• get familiar with the topic of the beginning of farming and the start of the Neolithic in the Near East and the adjacent areas such as Anatolia, Near East and Cyprus
• understand the multifaceted processes of transition involved such as the end of foraging way of life and the beginning of agriculture
• study 'changes' using the material evidence from specific case-studies which are available in these areas
• follow the history of the theories and ideas proposed for explaining 'transition' in the past decades, and be able to discuss critically the most recent explanations put forward by using the vast bibliography on the subject available
Course Content (Syllabus)
The subject refers to the last hunter-gatherers of the end of the Pleistocene and the first farmers of the beginning of the Holocene (12η -9η mill. BC) in southeastern Mediterranean (Near East, Cyprus, Anatolia). In other words, it deals with the topic of the beginning of farming and the start of the Neolithic in the Near East and the adjacent areas and aims to the understanding of the multifaceted processes of transition involved such as the end of foraging way of life and the beginning of agriculture. Moreover, it includes the study of the 'change' through the evidence which derive from specific case-studies which are available in the area. The course includes the historiography of the different theories and ideas proposed and discussed over many decades and used to explain this transition, and a critical discussion regarding the most recent explanations put forward by using the vast bibliography on the subject
Near East, Anatolia, Cyprus, foraging, farming, transition
Additional bibliography for study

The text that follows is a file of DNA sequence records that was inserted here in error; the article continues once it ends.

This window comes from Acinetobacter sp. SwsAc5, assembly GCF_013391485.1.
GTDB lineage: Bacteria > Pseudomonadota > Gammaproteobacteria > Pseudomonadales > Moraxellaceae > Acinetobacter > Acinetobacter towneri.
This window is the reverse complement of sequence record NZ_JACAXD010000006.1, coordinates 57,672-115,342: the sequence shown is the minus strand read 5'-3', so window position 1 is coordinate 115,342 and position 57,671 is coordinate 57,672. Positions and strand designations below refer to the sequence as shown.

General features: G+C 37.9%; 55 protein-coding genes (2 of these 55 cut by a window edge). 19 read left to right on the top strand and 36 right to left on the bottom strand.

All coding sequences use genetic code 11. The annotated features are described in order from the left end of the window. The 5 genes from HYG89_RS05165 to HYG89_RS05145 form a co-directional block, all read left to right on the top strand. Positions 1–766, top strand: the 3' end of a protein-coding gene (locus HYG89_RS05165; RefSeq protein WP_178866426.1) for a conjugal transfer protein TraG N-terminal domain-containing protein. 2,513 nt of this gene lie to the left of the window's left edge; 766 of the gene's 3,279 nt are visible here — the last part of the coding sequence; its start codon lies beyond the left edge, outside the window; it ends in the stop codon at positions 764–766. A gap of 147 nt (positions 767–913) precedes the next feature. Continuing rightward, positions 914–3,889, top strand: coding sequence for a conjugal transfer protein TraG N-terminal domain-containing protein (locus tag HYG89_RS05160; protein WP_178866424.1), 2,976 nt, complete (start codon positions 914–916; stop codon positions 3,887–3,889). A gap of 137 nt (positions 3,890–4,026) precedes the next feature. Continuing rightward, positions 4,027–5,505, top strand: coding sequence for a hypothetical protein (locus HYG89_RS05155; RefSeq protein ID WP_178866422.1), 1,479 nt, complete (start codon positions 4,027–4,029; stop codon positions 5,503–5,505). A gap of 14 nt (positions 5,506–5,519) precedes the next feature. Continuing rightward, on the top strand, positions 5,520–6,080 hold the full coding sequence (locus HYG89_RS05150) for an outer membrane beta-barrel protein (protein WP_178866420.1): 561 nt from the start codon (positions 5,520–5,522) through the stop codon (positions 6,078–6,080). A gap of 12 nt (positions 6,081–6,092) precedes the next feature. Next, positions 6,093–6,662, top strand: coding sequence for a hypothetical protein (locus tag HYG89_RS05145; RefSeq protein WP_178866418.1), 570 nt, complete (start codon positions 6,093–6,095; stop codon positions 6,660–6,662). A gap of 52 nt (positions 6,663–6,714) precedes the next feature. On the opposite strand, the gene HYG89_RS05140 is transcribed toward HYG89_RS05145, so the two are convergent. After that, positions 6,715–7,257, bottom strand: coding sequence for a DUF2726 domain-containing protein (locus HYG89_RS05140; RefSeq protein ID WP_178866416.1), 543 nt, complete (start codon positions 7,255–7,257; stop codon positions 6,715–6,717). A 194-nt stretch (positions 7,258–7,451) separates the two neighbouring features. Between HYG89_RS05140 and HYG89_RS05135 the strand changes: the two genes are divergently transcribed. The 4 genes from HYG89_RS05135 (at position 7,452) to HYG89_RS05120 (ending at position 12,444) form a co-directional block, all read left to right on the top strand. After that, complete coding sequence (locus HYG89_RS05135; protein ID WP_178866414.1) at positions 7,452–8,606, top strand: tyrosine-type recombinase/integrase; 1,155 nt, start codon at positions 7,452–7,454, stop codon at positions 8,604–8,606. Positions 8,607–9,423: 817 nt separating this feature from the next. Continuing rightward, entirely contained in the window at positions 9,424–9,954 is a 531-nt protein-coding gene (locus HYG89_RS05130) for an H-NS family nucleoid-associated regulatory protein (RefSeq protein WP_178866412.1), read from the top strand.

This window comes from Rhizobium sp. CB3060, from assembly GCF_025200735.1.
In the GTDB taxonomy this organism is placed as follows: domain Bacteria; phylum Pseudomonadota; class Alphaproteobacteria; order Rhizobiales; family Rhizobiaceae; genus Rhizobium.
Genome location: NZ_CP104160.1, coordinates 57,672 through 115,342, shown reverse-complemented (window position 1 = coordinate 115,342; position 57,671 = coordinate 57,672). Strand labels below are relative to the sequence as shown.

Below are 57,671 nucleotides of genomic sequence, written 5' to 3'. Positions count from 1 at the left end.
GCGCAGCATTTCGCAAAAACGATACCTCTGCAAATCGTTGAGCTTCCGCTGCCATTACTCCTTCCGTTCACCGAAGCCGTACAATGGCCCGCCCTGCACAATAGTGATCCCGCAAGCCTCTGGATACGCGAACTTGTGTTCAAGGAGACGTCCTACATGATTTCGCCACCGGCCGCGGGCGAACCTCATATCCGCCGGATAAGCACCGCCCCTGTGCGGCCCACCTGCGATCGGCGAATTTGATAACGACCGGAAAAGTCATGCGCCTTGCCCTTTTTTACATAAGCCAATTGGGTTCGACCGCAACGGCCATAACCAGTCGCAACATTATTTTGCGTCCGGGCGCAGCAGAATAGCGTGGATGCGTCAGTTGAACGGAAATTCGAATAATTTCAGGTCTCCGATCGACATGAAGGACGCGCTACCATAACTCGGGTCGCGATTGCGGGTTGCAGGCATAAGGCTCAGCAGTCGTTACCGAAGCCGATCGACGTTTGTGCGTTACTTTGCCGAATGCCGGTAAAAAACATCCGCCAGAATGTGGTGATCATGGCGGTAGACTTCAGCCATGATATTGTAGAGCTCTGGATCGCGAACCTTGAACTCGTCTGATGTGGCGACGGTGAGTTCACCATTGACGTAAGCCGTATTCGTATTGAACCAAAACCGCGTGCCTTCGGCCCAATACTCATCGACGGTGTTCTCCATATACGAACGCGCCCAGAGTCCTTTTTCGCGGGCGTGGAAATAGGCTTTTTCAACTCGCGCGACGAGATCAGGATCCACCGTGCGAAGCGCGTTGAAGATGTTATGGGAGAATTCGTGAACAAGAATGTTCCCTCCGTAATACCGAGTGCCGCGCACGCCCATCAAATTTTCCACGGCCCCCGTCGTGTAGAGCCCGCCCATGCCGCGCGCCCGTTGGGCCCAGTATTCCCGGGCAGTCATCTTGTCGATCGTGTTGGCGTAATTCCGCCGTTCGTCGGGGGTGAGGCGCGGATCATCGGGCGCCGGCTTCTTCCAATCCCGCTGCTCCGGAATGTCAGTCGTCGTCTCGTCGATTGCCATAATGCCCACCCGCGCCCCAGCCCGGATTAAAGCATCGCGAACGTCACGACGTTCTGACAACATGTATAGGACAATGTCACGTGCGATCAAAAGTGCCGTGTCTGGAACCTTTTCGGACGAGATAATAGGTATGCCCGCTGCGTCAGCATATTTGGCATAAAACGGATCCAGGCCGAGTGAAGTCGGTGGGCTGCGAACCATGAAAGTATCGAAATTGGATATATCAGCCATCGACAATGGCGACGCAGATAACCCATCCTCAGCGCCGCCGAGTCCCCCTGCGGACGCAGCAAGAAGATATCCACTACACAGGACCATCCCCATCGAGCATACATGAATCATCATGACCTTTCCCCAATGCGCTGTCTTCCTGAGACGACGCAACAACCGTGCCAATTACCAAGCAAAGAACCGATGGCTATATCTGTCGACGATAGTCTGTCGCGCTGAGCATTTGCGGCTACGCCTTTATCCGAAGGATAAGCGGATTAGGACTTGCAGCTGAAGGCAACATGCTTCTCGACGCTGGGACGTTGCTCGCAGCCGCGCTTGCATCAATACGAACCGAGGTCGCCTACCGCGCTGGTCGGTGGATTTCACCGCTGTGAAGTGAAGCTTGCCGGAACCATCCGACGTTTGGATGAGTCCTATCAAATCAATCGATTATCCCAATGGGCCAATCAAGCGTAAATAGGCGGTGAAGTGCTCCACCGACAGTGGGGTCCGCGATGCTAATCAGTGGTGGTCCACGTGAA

• Asouti, E and D.Q. Fuller 2012. From foraging to farming in the southern Levant: the
development of Epipalaeolithic and Pre-pottery Neolithic plant management strategies, Vegetation History Archaeobotany 21, 149-162.
• Bar-Yosef, O 1989. The PPNA in the Levant – An overview, Paléorient 15,
• Bar-Yosef, O 1995. Earliest food producers – Pre Pottery Neolithic (8000-5500). In T. Levy (ed) The archaeology of society in the Holy Land, 190-201 Leicester University Press: London.
• Bar-Yosef, O and R. Meadow 1995. The origins of agriculture in the Near East. In T. Douglas Price and A. Gebauer (eds) Last hunters, first farmers: New perspectives on the prehistoric transition to agriculture, 39-94. School of American Research Press: Sante Fe.
• Cauvin, J 2004. Γέννηση των Θεοτήτων – Γέννηση της Γεωργίας. Η επανάσταση των συμβόλων στη Νεολιθική εποχή. Πανεπιστημιακές εκδόσεις Κρήτης.
• Kuijt, I 2002. Life in Neolithic farming communities. Kluwer Academic Publishers. New York.
• Zeder, A.M 2008. Domestication and early agriculture in the Mediterranean Basin: Origins, diffusion, and impact, PNAS 105, 33, 11597-11604.
• Zeder, A.M 2012c. The origins of agriculture in the Near East. Current Anthropology 52, 221-235.